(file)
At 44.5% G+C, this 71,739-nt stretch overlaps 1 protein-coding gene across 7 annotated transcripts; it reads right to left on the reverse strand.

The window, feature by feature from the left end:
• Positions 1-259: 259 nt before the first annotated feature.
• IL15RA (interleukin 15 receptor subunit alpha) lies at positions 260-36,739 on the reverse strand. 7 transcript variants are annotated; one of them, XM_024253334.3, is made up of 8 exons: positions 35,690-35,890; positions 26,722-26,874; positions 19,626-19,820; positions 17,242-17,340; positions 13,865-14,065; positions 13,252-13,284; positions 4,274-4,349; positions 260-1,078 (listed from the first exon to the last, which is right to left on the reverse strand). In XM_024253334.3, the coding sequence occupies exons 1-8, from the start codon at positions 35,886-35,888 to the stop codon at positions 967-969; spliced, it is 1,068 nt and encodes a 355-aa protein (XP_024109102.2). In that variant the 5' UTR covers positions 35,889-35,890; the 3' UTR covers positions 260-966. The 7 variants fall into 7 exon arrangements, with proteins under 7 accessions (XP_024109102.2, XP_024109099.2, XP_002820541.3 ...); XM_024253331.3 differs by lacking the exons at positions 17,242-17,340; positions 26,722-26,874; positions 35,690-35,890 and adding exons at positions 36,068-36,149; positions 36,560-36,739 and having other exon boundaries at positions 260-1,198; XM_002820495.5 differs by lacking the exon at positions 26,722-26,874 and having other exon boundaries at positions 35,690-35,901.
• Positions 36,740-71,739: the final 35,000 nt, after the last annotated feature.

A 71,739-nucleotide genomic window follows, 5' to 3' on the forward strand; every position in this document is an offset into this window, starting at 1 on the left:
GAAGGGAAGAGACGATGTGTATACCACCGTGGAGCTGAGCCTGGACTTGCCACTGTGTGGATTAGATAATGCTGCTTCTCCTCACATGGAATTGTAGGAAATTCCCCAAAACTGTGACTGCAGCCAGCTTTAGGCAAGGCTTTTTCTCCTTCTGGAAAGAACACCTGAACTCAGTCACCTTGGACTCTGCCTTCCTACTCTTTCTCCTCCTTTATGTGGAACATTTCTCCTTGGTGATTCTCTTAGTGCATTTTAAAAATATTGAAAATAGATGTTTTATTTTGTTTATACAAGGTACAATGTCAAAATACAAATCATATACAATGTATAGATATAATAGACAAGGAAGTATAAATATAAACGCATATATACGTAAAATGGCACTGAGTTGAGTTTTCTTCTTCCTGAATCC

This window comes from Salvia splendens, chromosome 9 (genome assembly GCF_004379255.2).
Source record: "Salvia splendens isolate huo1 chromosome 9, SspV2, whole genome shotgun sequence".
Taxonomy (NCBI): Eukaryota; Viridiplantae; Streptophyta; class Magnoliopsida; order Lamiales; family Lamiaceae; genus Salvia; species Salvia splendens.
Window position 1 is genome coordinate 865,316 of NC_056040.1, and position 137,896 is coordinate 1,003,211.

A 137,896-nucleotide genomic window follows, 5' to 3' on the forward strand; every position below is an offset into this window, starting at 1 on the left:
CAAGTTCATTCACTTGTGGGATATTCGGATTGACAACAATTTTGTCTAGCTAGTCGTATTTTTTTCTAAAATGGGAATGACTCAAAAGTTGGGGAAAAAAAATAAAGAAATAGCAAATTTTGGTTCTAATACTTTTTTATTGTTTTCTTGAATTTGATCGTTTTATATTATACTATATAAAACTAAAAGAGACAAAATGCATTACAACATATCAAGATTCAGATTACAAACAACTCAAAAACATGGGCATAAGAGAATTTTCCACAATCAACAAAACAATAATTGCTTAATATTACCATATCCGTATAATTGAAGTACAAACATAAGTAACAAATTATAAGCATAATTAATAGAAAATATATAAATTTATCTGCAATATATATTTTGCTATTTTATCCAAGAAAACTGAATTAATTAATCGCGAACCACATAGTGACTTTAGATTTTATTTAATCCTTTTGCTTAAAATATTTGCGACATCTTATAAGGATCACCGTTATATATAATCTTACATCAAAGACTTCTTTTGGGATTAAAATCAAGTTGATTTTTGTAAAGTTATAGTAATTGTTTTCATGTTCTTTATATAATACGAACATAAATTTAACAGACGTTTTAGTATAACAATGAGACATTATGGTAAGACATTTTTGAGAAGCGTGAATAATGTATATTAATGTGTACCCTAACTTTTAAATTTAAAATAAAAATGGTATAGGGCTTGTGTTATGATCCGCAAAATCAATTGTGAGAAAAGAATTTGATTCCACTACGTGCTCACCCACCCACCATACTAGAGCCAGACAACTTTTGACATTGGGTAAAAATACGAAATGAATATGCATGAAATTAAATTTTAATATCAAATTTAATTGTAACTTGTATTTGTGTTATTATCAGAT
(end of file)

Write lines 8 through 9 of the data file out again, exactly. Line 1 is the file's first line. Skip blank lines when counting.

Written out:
This window comes from Salvia splendens, chromosome 9 (genome assembly GCF_004379255.2).
Source record: "Salvia splendens isolate huo1 chromosome 9, SspV2, whole genome shotgun sequence".